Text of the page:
Sus·tained a. Held up to a certain pitch, degree, or level; uniform; as, sustained pasion; a sustained style of writing; a sustained note in music.
Sus·tain v. t. [imp. & p. p. Sustained p. pr. & vb. n. Sustaining.]
1. To keep from falling; to bear; to uphold; to support; as, a foundation sustains the superstructure; a beast sustains a load; a rope sustains a weight.
Every pillar the temple to sustain. --Chaucer.
2. Hence, to keep from sinking, as in despondence, or the like; to support.
No comfortable expectations of another life to sustain him under the evils in this world. --Tillotson.
3. To maintain; to keep alive; to support; to subsist; to nourish; as, provisions to sustain an army.
4. To aid, comfort, or relieve; to vindicate.
His sons, who seek the tyrant to sustain. --Dryden.
5. To endure without failing or yielding; to bear up under; as, to sustain defeat and disappointment.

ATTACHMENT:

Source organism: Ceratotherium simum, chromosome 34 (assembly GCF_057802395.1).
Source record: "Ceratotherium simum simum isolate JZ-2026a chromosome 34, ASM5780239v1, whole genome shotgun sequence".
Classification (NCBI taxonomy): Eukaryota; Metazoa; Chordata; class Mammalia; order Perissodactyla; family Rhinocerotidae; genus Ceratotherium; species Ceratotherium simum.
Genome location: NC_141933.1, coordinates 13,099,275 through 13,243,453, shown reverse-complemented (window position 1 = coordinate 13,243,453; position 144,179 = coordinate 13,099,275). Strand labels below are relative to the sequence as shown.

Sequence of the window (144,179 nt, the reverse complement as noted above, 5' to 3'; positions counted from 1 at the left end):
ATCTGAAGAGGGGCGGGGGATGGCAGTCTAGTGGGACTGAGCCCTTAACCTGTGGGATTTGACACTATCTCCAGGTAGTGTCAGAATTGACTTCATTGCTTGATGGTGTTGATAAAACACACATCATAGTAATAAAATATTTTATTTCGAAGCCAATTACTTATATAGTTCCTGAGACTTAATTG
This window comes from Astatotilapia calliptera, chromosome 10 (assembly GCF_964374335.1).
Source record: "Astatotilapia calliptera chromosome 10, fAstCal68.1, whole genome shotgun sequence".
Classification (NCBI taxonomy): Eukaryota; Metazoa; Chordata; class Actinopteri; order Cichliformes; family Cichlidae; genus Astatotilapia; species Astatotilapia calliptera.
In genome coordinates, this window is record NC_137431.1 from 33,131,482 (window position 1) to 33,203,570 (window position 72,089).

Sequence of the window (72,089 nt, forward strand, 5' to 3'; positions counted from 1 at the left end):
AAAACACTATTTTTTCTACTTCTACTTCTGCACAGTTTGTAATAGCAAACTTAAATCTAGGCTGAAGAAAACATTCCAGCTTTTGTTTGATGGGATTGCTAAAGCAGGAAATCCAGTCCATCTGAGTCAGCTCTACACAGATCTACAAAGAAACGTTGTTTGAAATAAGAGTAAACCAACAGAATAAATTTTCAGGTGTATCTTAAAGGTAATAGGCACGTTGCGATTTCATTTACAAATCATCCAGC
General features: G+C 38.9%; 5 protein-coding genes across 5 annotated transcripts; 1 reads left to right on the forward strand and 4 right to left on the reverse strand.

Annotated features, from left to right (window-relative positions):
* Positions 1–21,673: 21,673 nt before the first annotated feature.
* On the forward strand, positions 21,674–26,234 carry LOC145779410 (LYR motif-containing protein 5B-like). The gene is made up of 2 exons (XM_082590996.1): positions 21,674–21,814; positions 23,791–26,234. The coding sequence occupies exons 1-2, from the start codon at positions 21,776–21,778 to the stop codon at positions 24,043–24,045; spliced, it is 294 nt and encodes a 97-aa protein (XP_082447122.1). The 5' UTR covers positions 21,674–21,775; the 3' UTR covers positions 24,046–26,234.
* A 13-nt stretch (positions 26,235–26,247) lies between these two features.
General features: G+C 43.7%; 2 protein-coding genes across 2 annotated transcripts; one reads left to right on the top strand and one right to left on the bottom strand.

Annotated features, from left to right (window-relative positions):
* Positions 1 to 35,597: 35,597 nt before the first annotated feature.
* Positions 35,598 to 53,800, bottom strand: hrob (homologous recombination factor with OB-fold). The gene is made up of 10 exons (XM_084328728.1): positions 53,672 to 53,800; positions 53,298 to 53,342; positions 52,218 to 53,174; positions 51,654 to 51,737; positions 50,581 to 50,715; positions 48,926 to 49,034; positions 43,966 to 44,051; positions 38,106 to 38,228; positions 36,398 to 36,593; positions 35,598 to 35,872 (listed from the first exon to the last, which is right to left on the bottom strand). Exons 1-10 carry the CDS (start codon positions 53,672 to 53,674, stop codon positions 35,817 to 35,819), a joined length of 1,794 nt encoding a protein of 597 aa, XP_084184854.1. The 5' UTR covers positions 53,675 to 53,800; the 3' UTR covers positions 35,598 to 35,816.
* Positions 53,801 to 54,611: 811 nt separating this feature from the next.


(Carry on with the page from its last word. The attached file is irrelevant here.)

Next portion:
6. To suffer; to bear; to undergo.
Shall Turnus, then, such endless toil sustain? --Dryden.
You shall sustain more new disgraces. --Shak.
7. To allow the prosecution of; to admit as valid; to sanction; to continue; not to dismiss or abate; as, the court sustained the action or suit.
8. To prove; to establish by evidence; to corroborate or confirm; to be conclusive of; as, to sustain a charge, an accusation, or a proposition.
Syn: -- To support; uphold; subsist; assist; relieve; suffer; undergo.
adj 1: maintained at length without interruption or weakening;
2: (of an electric arc) continuous; "heat transfer to the anode
in free burning arcs" [syn: free burning]